We’ve seen what they can do and we’ve been exposed to how they can create these incredible, incredible things, helping us with so many tasks that before took us much much longer.

The I think that this entire week has been really interesting because we not only had to learn about developing these AI systems, we learned about how they’re built and what they’re trained on. But in particular they put a lot of emphasis on the bias that can happen in these models based on the training data and how important it is to have incredibly varied training data to overcome this, but it’s getting that varied training data that can be really difficult, and an AI model is only as good as the data its trained on.

An AI model is only as good as the data it’s trained on.

One of the key things that I’m taking away from this module is that this is another transition in our world and we’ve opened the box. AI is out there, and we’re using it all the time, but it feels as though we haven’t given the proper attention and thought as to how these models are actually working:

  • what data sets are they built on?
  • Is this reinforcing biases we already have?

Or more importantly, is our increasing reliance on these tools to parse and interpret all the information in the world around us beginning to make us overly reliant on them?

This question even came up when we were building Green Guardian. Would you end up just relying on the AI for diagnosis or would you still go and check somewhere else? I think that there’s a real risk that we just become overly reliant on these models, as they make it so easy to offload a lot of the grunt work of thinking.

At the moment all AI’s (at least to my knowledge but I would love to learn I’m wrong) still suffer from machine hallucinations —this is where they just make stuff up — that could lead to some misdiagnoses and completely ruined crops if a more advanced system like Green Guardian was used on a large scale.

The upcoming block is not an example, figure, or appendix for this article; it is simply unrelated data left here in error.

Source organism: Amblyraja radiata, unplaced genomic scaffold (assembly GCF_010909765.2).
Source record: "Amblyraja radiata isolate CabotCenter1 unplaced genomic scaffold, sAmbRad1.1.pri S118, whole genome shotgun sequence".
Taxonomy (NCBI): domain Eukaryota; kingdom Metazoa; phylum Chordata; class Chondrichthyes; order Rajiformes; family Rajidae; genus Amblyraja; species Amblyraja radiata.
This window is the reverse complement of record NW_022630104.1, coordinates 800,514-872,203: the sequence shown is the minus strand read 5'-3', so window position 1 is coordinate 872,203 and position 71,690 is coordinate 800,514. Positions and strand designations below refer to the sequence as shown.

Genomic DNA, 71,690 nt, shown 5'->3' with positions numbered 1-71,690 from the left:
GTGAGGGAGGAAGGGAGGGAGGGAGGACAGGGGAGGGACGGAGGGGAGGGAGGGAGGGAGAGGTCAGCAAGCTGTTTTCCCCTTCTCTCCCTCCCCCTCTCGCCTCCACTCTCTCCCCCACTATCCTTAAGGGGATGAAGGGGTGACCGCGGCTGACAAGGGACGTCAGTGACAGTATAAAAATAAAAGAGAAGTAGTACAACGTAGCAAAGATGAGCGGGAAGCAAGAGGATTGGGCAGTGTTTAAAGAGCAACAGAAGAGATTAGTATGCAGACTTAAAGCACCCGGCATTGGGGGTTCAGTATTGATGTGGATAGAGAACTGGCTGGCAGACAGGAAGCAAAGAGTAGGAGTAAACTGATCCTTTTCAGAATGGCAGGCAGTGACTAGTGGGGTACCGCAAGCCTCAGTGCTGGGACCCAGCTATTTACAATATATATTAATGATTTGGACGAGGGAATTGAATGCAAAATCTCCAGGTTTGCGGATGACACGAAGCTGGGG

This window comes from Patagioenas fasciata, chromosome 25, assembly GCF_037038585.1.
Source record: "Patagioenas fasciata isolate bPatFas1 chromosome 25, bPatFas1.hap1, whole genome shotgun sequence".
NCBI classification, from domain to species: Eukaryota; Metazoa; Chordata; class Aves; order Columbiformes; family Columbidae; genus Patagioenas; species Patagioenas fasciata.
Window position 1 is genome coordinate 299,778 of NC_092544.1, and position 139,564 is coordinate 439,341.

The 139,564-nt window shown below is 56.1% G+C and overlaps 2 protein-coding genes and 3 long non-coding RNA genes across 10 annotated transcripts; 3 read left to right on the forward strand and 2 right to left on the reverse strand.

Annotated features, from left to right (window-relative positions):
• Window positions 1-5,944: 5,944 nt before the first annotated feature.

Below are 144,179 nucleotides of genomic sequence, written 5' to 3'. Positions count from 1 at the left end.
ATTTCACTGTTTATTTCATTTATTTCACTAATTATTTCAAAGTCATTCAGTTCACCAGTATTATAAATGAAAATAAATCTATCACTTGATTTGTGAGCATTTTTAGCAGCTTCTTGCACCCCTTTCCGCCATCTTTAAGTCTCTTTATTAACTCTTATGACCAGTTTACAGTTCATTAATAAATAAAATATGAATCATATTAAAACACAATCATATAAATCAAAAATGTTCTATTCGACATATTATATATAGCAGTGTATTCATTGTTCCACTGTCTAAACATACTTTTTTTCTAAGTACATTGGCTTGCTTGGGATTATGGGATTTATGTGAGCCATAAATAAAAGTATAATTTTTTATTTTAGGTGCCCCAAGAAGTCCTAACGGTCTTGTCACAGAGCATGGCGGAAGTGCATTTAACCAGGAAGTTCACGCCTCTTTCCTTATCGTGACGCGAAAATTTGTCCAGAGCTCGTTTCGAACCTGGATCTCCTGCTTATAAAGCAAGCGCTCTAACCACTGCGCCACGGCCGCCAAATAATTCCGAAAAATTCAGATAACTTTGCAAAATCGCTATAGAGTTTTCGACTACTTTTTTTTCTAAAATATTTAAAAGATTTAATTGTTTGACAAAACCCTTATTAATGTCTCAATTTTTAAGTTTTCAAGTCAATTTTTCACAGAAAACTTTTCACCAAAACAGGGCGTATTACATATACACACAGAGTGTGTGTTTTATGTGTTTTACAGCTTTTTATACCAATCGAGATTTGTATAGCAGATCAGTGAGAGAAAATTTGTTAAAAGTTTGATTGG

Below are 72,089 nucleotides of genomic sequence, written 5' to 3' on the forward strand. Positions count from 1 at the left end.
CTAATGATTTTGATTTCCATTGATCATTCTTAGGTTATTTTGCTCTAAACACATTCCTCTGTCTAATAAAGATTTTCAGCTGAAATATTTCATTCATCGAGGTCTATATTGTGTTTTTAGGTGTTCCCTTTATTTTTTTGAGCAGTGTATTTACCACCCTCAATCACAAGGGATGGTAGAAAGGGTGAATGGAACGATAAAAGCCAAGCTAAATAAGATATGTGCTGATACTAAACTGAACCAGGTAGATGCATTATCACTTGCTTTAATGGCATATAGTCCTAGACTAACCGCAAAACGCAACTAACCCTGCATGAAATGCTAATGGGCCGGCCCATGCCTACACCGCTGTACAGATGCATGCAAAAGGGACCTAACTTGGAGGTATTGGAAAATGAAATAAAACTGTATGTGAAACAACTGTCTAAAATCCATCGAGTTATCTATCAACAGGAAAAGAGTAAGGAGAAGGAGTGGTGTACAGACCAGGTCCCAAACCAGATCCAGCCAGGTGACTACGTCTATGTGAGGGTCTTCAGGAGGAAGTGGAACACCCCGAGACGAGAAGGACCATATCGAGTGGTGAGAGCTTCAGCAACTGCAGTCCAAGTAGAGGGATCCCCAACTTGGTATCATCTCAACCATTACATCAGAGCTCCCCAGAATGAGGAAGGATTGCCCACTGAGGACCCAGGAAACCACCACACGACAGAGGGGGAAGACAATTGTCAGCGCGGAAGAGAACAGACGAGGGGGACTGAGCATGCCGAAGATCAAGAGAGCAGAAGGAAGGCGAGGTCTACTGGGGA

The best part of this module was how easy it made to it to understand the basics and some of the nuances of AI research in the quest for machine intelligence. It gave me a new appreciation for coding, especially coding Python. It always seemed like a scary foreign language, but now I understand it a bit more, I understand it’s utility and it gives you this real window into how these systems work and the language that makes them tick.

AI is a new, fantastic and amazing tool, it has the potential to do a phenomenal amount of good in the world, pushing us into exciting new futures that benefit everyone, but if we don’t put the safeguards in now and understand that if we’re going to create and use these models, we need to make sure that the training data we give it is as diverse and different as possible, that whatever data we train them on is fairly compensated to the original creators of that information and that we strive to develop these systems as ethically as possible.


Finally there’s one last question that’s been playing on my mind since finishing this module, the large language models we’ve gotten so used to using require an incredible amount of energy, not only to train them in the beginning but also to maintain the cooling necessary to keep the servers they operate on happy and healthy.

So I’m left wondering, what exactly is the environmental impact of these models that are so widespread now? How much does a ChatGPT prompt cost in CO2 emissions? This an interesting area to explore and something I’m going to try and develop further as the masters program progresses.